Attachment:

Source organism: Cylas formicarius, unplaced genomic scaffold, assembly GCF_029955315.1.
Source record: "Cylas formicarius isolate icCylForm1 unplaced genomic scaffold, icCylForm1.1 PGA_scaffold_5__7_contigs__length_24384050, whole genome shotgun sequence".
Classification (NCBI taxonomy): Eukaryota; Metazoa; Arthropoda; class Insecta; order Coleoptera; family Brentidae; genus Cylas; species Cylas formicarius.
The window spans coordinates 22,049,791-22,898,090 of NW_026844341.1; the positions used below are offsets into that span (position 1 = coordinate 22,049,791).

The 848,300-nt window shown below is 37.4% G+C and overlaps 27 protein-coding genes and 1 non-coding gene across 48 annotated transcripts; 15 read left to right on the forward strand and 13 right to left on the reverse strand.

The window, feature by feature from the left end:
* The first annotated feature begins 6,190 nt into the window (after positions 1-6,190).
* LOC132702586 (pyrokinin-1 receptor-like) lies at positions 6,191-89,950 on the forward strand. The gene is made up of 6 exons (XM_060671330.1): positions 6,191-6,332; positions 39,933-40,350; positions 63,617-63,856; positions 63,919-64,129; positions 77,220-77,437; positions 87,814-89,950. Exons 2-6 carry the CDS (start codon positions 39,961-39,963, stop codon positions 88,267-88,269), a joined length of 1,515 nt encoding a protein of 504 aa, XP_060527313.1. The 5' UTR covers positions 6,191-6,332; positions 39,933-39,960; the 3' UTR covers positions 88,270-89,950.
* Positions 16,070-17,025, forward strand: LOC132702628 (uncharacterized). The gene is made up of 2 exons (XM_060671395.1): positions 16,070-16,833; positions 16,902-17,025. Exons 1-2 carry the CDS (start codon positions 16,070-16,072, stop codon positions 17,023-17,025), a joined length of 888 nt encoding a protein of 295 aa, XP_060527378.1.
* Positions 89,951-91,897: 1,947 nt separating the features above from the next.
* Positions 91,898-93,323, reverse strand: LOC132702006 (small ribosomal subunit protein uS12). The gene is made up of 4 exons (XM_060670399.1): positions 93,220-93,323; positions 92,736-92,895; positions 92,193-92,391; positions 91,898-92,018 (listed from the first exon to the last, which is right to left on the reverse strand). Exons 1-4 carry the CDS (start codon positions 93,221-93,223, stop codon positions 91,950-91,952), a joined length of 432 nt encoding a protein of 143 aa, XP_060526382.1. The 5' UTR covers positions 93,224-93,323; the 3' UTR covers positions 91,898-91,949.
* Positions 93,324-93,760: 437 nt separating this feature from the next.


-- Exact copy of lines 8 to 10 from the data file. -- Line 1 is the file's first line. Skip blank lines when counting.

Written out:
* LOC132702586 (pyrokinin-1 receptor-like) lies at positions 6,191-89,950 on the forward strand. The gene is made up of 6 exons (XM_060671330.1): positions 6,191-6,332; positions 39,933-40,350; positions 63,617-63,856; positions 63,919-64,129; positions 77,220-77,437; positions 87,814-89,950. Exons 2-6 carry the CDS (start codon positions 39,961-39,963, stop codon positions 88,267-88,269), a joined length of 1,515 nt encoding a protein of 504 aa, XP_060527313.1. The 5' UTR covers positions 6,191-6,332; positions 39,933-39,960; the 3' UTR covers positions 88,270-89,950.
* Positions 16,070-17,025, forward strand: LOC132702628 (uncharacterized). The gene is made up of 2 exons (XM_060671395.1): positions 16,070-16,833; positions 16,902-17,025. Exons 1-2 carry the CDS (start codon positions 16,070-16,072, stop codon positions 17,023-17,025), a joined length of 888 nt encoding a protein of 295 aa, XP_060527378.1.
* Positions 89,951-91,897: 1,947 nt separating the features above from the next.